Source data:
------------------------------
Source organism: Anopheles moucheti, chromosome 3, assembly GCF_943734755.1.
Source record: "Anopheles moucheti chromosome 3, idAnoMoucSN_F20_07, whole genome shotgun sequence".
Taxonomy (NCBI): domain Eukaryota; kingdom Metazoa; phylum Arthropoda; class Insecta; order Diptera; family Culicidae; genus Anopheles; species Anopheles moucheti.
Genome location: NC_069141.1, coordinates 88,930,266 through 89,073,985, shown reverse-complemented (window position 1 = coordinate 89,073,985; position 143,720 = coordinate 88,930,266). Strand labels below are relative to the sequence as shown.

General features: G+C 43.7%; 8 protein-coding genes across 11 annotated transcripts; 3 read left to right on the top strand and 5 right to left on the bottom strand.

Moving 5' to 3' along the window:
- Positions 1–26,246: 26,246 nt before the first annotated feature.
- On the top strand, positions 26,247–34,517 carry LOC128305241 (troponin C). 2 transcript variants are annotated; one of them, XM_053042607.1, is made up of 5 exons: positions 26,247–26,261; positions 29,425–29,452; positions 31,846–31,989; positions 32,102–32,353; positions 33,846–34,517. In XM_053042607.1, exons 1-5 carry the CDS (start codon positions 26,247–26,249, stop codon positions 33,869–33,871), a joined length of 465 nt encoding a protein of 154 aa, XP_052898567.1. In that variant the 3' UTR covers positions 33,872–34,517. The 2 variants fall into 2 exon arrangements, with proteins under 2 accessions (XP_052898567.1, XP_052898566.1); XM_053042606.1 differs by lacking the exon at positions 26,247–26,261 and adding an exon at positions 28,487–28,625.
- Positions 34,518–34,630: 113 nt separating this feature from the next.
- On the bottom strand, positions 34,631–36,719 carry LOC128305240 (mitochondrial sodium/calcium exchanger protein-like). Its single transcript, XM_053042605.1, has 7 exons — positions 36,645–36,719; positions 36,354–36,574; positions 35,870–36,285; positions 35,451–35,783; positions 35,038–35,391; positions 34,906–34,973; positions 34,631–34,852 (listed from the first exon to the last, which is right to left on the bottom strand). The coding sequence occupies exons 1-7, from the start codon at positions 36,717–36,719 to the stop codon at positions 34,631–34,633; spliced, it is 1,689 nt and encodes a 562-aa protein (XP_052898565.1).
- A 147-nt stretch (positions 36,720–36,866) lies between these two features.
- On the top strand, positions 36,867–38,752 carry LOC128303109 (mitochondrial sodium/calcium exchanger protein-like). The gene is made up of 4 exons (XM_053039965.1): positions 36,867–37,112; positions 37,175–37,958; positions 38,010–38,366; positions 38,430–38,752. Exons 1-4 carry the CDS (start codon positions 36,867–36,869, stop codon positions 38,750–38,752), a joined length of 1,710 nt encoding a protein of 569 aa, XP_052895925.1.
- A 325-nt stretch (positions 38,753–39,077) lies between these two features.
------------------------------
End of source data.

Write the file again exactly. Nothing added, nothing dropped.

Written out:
Source organism: Anopheles moucheti, chromosome 3, assembly GCF_943734755.1.
Source record: "Anopheles moucheti chromosome 3, idAnoMoucSN_F20_07, whole genome shotgun sequence".
Taxonomy (NCBI): domain Eukaryota; kingdom Metazoa; phylum Arthropoda; class Insecta; order Diptera; family Culicidae; genus Anopheles; species Anopheles moucheti.
Genome location: NC_069141.1, coordinates 88,930,266 through 89,073,985, shown reverse-complemented (window position 1 = coordinate 89,073,985; position 143,720 = coordinate 88,930,266). Strand labels below are relative to the sequence as shown.

General features: G+C 43.7%; 8 protein-coding genes across 11 annotated transcripts; 3 read left to right on the top strand and 5 right to left on the bottom strand.

Moving 5' to 3' along the window:
- Positions 1–26,246: 26,246 nt before the first annotated feature.
- On the top strand, positions 26,247–34,517 carry LOC128305241 (troponin C). 2 transcript variants are annotated; one of them, XM_053042607.1, is made up of 5 exons: positions 26,247–26,261; positions 29,425–29,452; positions 31,846–31,989; positions 32,102–32,353; positions 33,846–34,517. In XM_053042607.1, exons 1-5 carry the CDS (start codon positions 26,247–26,249, stop codon positions 33,869–33,871), a joined length of 465 nt encoding a protein of 154 aa, XP_052898567.1. In that variant the 3' UTR covers positions 33,872–34,517. The 2 variants fall into 2 exon arrangements, with proteins under 2 accessions (XP_052898567.1, XP_052898566.1); XM_053042606.1 differs by lacking the exon at positions 26,247–26,261 and adding an exon at positions 28,487–28,625.
- Positions 34,518–34,630: 113 nt separating this feature from the next.
- On the bottom strand, positions 34,631–36,719 carry LOC128305240 (mitochondrial sodium/calcium exchanger protein-like). Its single transcript, XM_053042605.1, has 7 exons — positions 36,645–36,719; positions 36,354–36,574; positions 35,870–36,285; positions 35,451–35,783; positions 35,038–35,391; positions 34,906–34,973; positions 34,631–34,852 (listed from the first exon to the last, which is right to left on the bottom strand). The coding sequence occupies exons 1-7, from the start codon at positions 36,717–36,719 to the stop codon at positions 34,631–34,633; spliced, it is 1,689 nt and encodes a 562-aa protein (XP_052898565.1).
- A 147-nt stretch (positions 36,720–36,866) lies between these two features.
- On the top strand, positions 36,867–38,752 carry LOC128303109 (mitochondrial sodium/calcium exchanger protein-like). The gene is made up of 4 exons (XM_053039965.1): positions 36,867–37,112; positions 37,175–37,958; positions 38,010–38,366; positions 38,430–38,752. Exons 1-4 carry the CDS (start codon positions 36,867–36,869, stop codon positions 38,750–38,752), a joined length of 1,710 nt encoding a protein of 569 aa, XP_052895925.1.
- A 325-nt stretch (positions 38,753–39,077) lies between these two features.